Police violence against unarmed Black people is as predictable as the rising and setting of the sun. With the trial of Derek Chauvin taking central stage in the news, it seems unfathomable that additional high-profile incidents of police violence would take place. However, that is exactly what has happened.
First, we hear that a Black and Latino U.S. Army officer, 2nd Lt. Caron Nazario, had guns pointed at him, was pepper sprayed and then pushed to the ground during what should have been a routine traffic stop in Virginia. And then, in a cruel twist of irony, while justice is being sought for the killing of George Floyd, 20-year-old Daunte Wright was “accidentally” shot and killed by a Minnesota police officer during a traffic stop.
As a result, there have been increased calls for police reform. One goal of police reform is mandatory de-escalation training. Thirty-four states currently do not require de-escalation training for all officers. It is probably no coincidence that Philando Castile, George Floyd and Daunte Wright were killed in a state with no mandatory de-escalation training.
But although de-escalation training is thought to offer one of the best paths toward reducing violent police encounters, whether the training actually works is another story. Evidence is mixed. As a psychologist who has provided de-escalation training to law enforcement, I recognize both the promise and limitations of this training.
Five years ago I co-authored an op-ed arguing that police training should focus not only on de-escalation of conflict, but also the reprogramming of the automatic fear response that some police officers have toward Black men.
It does not matter whether Black men are engaging in lawful behavior or allegedly criminal behavior. Black men are still viewed as inherently more dangerous than men from other racial backgrounds. The pepper spraying of Nazario is consistent with a study by the National Bureau of Economic Research that found in nonlethal uses of force, Black people are more likely to experience being handcuffed without arrest, pepper-sprayed, or pushed to the ground by an officer.
It is hard to decouple the dynamics of race from police work. Yet, in the de-escalation training I have provided, I have found that some in law enforcement have a difficult time even acknowledging that a racial implicit bias exists.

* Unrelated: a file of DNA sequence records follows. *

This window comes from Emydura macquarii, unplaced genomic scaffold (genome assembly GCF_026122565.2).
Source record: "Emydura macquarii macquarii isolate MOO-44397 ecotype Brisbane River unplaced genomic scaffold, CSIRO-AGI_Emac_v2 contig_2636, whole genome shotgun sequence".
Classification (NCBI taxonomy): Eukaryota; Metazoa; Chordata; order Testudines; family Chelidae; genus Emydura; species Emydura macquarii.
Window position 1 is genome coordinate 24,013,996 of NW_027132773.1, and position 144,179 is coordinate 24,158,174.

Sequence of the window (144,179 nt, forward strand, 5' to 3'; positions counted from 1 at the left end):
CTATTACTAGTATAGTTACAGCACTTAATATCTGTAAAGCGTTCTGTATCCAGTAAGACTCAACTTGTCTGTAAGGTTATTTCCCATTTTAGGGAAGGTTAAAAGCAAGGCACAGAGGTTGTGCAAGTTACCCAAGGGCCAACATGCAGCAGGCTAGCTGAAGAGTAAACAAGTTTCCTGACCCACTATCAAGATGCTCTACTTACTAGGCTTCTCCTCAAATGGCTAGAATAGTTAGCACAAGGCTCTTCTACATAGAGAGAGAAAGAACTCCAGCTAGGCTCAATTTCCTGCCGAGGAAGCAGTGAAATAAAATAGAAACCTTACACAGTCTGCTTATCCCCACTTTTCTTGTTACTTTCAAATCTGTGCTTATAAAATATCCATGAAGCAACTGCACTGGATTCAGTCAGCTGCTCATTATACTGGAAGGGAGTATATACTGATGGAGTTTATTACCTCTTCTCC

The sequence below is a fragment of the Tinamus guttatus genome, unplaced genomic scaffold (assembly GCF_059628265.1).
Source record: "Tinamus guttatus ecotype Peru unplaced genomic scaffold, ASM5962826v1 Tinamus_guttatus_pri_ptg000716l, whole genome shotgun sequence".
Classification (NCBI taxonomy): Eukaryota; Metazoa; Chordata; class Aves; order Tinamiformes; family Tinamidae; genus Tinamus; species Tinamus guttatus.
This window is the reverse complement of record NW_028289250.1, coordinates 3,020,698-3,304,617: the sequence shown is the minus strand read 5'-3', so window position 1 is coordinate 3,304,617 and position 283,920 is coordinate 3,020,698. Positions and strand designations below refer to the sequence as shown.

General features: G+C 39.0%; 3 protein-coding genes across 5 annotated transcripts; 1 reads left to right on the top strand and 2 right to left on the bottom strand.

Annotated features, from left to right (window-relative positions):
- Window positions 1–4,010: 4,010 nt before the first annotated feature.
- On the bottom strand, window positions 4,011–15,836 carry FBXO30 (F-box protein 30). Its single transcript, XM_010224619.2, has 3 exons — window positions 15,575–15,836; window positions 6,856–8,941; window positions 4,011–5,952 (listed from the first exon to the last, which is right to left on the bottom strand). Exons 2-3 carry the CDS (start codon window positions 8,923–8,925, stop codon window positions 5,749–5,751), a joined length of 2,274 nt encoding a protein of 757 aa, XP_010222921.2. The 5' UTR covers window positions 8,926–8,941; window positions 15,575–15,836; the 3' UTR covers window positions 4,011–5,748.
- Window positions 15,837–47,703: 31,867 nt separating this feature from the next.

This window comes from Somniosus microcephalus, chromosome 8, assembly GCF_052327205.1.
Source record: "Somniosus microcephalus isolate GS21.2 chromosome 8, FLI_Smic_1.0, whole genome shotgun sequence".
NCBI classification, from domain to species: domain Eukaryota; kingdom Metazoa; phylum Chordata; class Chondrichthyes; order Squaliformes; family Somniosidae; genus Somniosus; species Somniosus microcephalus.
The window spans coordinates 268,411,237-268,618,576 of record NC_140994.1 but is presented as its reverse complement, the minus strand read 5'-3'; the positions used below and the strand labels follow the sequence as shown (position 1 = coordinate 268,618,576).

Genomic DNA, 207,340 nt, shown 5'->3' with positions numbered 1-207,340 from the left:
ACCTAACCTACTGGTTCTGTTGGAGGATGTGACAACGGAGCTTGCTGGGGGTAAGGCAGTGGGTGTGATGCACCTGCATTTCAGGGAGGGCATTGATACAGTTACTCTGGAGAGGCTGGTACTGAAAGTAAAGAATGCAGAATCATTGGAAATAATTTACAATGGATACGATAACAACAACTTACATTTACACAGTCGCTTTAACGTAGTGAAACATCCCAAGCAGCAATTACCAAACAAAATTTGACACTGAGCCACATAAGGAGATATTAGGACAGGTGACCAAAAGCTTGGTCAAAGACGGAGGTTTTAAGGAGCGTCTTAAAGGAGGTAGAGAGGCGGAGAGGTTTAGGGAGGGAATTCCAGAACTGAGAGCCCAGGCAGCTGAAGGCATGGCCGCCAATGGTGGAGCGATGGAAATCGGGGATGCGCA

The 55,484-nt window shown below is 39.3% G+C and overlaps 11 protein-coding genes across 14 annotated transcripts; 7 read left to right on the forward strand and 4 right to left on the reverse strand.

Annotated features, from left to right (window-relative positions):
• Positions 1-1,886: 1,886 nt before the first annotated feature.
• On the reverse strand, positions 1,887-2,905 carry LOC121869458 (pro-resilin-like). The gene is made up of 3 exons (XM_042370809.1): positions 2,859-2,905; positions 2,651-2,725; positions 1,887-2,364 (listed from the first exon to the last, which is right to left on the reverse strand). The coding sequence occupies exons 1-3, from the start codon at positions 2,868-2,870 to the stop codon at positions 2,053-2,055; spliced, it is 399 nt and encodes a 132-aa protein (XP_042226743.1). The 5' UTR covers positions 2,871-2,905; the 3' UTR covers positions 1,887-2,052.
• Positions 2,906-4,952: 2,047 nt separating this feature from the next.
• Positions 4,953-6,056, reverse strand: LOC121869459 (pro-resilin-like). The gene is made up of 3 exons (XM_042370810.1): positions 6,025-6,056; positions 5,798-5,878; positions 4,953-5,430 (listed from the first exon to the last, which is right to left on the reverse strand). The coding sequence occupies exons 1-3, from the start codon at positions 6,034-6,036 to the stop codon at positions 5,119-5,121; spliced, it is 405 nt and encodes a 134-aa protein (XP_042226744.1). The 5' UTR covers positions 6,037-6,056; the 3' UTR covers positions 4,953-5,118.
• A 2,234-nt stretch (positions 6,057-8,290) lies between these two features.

One of the training objectives of the de-escalation training is to assess the effectiveness of police tactics. I provide several different real scenarios for the officers to analyze. Discussing these scenarios has proved invaluable in providing insight into the culture and psychology of policing.
Many times, I have been encouraged by the responses of the cadets, who often exhibit the insight and judgment we all want to see among police. I have also witnessed some of the new cadets being socialized by senior officers who tout their experience with the purpose of educating them while sometimes squelching their humane instincts.
Out of an abundance of caution, the senior officer’s message is clear: In certain situations, it is better to respond aggressively and deal with the consequences later than the alternative, where a delayed response to a volatile situation can end up costing a police officer’s life.
That is a difficult, almost impossible message to counteract. De-escalation training cannot counter an officer’s basic instincts to survive, particularly when this is the predominant messaging of police culture.
The primary emotion driving the behavior of police in violent interactions is fear. Officers are afraid that when they leave their homes each day for work, there is the possibility they might not return. I start de-escalation training by acknowledging how dangerous their job is and telling the officers that the training is important because we want to protect the well-being of both the public and the officers.
One of the most important lessons of the training is understanding the difference between fear and danger. Experiencing fear does not always mean that a situation is dangerous. Police violence against Black people will never end as long as police continue to fear Black men. Reprogramming the automatic fear response toward Black men is a societal problem that has to be the focus of any meaningful de-escalation training if systemic change in policing is going to occur.
Kevin Cokley is the Oscar and Anne Mauzy Regents Professor of Educational Research and Development and director of the Institute for Urban Policy Research and Analysis at The University of Texas at Austin. He is also a fellow of the University of Texas System Academy of Distinguished Teachers and a Distinguished Member of the Association of Black Psychologists.
A version of this op-ed appeared in USA Today.